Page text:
Author Archive

Head over to Red Door today for a lecture on the impact climate change is having on the beer industry.

From shifting weather patterns to the decimation of wildlife habitat, potential concerns surrounding climate change are continuously being brought to light with new research. Now, two local researchers are working to determine the effects of climate change on the beer brewing process.

They will present their findings and discuss future directions in a lecture to take place from 6 to 7 p.m. today (Wednesday) at Red Door’s main brewery at 1001 Candelaria NE. There is no cover charge for this event.

The lecture will be presented by Drs. Asa and Mark Stone. In addition to being the only Advanced Cicerone® in New Mexico, Asa is also a Presidential Fellow and Brewing & Beverage Management faculty member at CNM, as well as a climate science and data analysis expert.

Mark is an Associate Professor of Civil, Construction and Environmental Engineering at UNM, a Registered Professional Engineer, and Diplomat of Water Resources Engineering, with expertise in climate change and resilience.

At the time of our communication, Asa said that the lecture title was in the process of changing and would read something like “Climate and Beer Brewing“ or “Impacts of Climate on Spontaneous Fermentation.“

Asa and Mark collaborated with Jean van Roy of Brasserie Cantillon, a traditional Lambic brewery in Brussels, and Adam Harbaugh of to investigate the impacts of climate change on the Lambic brewing process, which is highly temperature dependent, as well as its associated cultural heritage.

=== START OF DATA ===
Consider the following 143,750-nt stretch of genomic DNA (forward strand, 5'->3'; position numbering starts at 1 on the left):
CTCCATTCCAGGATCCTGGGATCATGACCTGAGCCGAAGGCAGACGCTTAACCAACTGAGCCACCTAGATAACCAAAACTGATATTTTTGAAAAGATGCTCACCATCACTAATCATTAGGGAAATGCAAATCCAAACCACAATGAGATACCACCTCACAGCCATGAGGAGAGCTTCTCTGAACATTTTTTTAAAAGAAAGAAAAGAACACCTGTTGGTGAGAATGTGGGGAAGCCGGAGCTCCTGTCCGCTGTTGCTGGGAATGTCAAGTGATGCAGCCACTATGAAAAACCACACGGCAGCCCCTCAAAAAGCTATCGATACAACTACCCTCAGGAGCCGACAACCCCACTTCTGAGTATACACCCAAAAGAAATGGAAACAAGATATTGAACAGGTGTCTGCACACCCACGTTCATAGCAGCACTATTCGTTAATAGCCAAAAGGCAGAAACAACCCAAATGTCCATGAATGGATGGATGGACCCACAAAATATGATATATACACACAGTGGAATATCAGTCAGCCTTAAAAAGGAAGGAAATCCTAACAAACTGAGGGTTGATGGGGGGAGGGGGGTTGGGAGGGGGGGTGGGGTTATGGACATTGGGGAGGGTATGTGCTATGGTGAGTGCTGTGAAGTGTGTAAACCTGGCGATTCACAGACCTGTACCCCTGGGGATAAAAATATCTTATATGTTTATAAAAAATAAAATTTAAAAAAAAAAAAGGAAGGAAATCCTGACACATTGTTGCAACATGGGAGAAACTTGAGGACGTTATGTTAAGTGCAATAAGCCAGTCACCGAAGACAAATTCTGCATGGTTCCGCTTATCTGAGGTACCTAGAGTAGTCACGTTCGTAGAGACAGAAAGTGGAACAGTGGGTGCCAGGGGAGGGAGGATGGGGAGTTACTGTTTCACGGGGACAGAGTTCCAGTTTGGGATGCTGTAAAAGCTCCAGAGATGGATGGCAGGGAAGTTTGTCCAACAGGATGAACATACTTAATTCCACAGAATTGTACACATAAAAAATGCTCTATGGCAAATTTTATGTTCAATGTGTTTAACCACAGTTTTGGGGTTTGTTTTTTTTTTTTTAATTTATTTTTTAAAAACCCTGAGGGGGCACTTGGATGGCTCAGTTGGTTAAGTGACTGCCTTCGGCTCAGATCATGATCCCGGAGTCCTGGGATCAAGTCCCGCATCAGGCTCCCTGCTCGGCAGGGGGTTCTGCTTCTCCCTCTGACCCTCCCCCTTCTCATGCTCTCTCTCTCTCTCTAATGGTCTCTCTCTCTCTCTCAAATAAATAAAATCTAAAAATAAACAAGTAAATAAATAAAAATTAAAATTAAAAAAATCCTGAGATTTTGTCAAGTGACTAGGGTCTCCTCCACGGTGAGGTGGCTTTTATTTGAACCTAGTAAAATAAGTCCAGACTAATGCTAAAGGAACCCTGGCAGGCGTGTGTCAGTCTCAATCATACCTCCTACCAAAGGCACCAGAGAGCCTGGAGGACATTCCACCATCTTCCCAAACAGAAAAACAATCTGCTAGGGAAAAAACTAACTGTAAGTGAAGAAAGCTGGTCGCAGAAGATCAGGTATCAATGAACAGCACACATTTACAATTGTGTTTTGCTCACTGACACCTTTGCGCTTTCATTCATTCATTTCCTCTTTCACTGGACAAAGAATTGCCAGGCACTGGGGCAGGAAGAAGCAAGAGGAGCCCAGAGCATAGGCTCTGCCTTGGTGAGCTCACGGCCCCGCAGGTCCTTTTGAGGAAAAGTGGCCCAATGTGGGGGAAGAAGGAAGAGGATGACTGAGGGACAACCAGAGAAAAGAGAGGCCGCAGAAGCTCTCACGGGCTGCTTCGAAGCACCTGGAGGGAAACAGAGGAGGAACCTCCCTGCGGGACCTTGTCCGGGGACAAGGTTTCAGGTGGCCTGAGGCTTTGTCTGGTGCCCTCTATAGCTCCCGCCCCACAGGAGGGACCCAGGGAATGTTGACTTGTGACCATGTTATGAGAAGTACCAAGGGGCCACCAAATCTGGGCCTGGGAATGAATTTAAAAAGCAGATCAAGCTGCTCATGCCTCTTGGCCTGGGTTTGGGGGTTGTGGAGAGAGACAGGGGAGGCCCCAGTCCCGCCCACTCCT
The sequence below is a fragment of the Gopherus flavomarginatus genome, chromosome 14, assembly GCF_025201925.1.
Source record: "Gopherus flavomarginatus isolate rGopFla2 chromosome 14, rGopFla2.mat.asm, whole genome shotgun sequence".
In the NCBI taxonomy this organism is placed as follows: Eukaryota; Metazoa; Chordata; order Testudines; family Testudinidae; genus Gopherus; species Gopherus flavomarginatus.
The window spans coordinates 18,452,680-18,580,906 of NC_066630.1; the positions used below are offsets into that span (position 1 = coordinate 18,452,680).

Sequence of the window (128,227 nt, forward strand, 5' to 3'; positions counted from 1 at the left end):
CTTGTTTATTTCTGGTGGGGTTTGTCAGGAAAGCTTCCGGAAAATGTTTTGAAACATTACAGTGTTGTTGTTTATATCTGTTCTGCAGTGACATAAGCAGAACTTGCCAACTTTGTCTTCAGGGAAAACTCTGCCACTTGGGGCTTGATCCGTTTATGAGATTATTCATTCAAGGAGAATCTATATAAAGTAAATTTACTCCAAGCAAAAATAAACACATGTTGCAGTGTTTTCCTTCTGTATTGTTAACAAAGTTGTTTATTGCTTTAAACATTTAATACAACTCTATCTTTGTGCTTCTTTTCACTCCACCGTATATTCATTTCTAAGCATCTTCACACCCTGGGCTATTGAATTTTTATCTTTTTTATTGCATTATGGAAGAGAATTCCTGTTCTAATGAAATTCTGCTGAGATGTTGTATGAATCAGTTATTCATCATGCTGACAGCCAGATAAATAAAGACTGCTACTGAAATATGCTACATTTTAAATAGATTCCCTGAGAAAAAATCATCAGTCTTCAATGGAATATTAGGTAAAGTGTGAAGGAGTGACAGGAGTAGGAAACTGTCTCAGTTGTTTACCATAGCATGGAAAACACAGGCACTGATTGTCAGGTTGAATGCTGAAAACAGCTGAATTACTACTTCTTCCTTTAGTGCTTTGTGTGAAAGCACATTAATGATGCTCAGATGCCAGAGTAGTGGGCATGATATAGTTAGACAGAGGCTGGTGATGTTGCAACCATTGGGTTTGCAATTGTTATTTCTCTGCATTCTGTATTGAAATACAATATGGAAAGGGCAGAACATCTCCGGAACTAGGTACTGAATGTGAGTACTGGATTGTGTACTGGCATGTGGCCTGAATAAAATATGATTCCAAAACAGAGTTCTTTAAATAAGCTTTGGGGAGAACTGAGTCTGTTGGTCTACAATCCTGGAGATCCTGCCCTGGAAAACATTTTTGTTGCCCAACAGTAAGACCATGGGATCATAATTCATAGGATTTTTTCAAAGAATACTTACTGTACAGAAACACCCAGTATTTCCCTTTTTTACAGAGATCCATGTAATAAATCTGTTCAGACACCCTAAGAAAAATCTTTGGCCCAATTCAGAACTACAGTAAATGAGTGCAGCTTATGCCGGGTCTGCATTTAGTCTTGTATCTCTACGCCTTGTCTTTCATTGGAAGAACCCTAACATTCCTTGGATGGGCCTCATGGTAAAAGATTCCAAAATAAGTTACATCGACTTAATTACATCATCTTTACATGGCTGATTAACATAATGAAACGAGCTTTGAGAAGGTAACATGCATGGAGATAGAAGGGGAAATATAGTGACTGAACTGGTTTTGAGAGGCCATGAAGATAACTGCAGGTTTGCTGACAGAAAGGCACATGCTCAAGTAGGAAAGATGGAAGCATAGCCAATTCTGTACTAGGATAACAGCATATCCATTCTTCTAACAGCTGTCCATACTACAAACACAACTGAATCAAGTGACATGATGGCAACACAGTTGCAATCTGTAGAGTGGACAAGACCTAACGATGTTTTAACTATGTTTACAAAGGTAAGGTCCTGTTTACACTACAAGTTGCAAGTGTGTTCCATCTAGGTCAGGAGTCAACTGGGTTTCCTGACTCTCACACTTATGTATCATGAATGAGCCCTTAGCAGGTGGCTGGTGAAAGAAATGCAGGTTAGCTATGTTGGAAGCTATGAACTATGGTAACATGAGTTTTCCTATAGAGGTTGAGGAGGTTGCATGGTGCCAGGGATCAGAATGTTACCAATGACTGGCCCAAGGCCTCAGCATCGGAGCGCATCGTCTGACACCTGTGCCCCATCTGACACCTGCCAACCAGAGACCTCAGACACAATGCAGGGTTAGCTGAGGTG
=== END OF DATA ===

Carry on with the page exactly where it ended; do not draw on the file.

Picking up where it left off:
“We hope to elevate the audience’s appreciation for beer, the role of beer in society, and (the understanding of) how climate change is threatening the beer (not just Lambic),” Asa said.

The talk is the latest in the monthly Disaster Proof lecture series that began at Red Door in February. The lectures are presented in collaboration with The South Central Climate Adaptation Science Center and cover what can be done to prepare for natural disasters at the local and individual level. Previous topics included flooding, wildfires, and drought.

“It was always the plan to lead up to climate change and its effects on the beer industry for Beer Week,” Candelaria taproom manager Johnny Padilla said. “It will be a dive into the climate and how it affects things integral to our beer industry.”

Thanks to both Asa and Johnny for their insights on this interesting and educational event!


— Maureen

Grab yourself a pint or two at Red Door during the Fourth Annual Food Truck Battle.

As Beer Week approaches its opening weekend, calendars fill up, and schedules start to get hectic. It’s nice to take a step back and consider the important questions — specifically, who is going to win this year’s Red Door Food Truck Battle?

The battle goes down from 1 to 4 p.m. on Saturday at Red Door’s main brewery location at 1001 Candelaria. There is no cover charge, and if you just want to pay for the food, but are not drinking, that is allowed.